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The real value of creativity?

Creativity’s presumably this age-old human function of applying ingenuity to the resources we have in hand or problems we’re hoping to solve. All the ways we look at our world and add something to it, another layer of perception or meaning that we and others may find valuable. This bringing into being of what previously wasn’t there, something produced out of nothing but our capacity.

Looking to the past, it’s clearly been a longstanding part of human life: the making, mending, maintaining provision of various crafts; the joy of participating in the cultural life of community; the necessity of applying ourselves creatively to make the best of things (Notes One). We’ve perhaps “always” been creative beings, engaging constructively and imaginatively with our surroundings.

These days, though, crafts are more often a luxury: expensive, time-consuming and generally unable to compete with the savings offered by mass production. It’s effectively uneconomical to make things the way they would’ve once been made, and few seem to truly value the dedication, beauty and love of a handmade gesture that may not always fit in with a contemporary sense of style.

It seems creativity struggles to find a place within modern society; becoming a hobby or a personal statement rather than an essential part of how we’re living. The consumer mindset seems to have created a world of replacement rather than maintenance – wear and tear is just an opportunity to buy something new (Notes Two). It also can’t help that, generally, things aren’t made in such a way that we’re even able to mend them.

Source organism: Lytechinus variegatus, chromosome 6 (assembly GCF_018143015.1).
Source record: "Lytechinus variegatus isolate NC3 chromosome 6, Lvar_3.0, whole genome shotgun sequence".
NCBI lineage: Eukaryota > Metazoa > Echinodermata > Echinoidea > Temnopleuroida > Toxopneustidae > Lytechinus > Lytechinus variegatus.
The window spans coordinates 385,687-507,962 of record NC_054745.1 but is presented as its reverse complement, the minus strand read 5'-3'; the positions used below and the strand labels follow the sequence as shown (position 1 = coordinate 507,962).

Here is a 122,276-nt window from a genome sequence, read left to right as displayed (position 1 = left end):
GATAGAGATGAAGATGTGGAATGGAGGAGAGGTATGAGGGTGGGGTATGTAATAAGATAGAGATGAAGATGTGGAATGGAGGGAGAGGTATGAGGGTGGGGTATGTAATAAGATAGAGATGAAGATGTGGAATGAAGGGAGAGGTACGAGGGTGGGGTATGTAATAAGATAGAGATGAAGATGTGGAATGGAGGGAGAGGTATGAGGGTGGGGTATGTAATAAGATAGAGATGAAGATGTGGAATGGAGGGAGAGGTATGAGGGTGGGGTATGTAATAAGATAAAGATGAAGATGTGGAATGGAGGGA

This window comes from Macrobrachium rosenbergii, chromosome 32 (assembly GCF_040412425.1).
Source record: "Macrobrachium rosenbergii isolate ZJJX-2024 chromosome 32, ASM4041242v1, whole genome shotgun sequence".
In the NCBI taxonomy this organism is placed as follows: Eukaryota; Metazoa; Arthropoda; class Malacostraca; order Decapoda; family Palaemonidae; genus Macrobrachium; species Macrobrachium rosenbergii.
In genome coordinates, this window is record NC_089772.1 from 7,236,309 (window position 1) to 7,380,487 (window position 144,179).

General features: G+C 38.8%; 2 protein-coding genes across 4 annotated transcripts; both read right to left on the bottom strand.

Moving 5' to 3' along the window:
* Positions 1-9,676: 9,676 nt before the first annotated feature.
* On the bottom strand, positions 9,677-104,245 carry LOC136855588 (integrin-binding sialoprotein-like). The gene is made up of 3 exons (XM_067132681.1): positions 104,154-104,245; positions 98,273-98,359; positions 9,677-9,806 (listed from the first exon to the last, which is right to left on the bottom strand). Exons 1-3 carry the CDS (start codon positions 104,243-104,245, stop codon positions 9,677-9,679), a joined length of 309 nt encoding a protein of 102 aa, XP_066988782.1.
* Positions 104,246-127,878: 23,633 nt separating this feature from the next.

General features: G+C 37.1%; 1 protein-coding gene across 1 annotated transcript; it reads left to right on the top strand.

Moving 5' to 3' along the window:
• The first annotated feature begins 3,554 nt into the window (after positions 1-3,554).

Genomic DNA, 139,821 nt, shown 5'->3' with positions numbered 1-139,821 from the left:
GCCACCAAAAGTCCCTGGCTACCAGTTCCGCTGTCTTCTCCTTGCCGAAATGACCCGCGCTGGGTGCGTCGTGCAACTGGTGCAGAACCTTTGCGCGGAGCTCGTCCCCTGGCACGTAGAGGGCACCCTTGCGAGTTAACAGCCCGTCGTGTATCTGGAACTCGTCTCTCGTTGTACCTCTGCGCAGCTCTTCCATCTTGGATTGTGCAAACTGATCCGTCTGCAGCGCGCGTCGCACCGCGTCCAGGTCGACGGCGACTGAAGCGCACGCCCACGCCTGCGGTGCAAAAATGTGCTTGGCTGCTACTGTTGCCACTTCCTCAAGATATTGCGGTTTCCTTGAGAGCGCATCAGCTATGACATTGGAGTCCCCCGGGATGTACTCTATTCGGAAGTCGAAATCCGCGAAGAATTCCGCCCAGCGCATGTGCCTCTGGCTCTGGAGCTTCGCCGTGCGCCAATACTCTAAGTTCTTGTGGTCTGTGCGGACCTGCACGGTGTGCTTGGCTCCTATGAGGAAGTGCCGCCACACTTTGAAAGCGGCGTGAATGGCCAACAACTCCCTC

At the heart of it, though, creativity seems to be about the human relationship with our environment: needs and desires; style and substance; design and beauty; resources and commodities; wisdom, purpose and honesty. Perhaps, in a way, it’s also about balance? About making that relationship constructive rather than destructive. The idea of living in harmony within that environment.

Historically, the Arts and Crafts movement seemed to be grappling with that challenge of balancing form and function at the advent of the modern age – the utopian vision of finally being able to solve humanity’s needs in elegant, unique and lasting ways. Their idealistic striving for truth and harmony seems quite beautiful; much as it might’ve given way to the more materialistic solutions now surrounding us.

It’s just interesting the place creative instincts have been afforded in modern society (Notes Three). It’s become the gloss that makes products or ideas more appealing; a potentially rewarding career for those prepared to lend their skill to commercial interests. It’s often taken with little recognition of its true worth – works reused without credit or remuneration. Frequently, it’s all seeming somewhat superficial or meaningless.

Yet, if art’s this sense of perception, understanding, intention, imagination and skill in how we engage with life and respond to it, why don’t we value that more than we do? It’s always “added something” to human existence – something perhaps hard to quantify and put a price on, but something valuable nonetheless.

Notes and References:

Note 1: Culture, art & human activity
Note 1: The creativity of living
Note 2: Is sustainable design an impossibility?
Note 2: Meaning in a world of novelty
Note 2: What are the true costs?
Note 3: Art, collaboration & commodification
Note 3: Thoughts on art & on life

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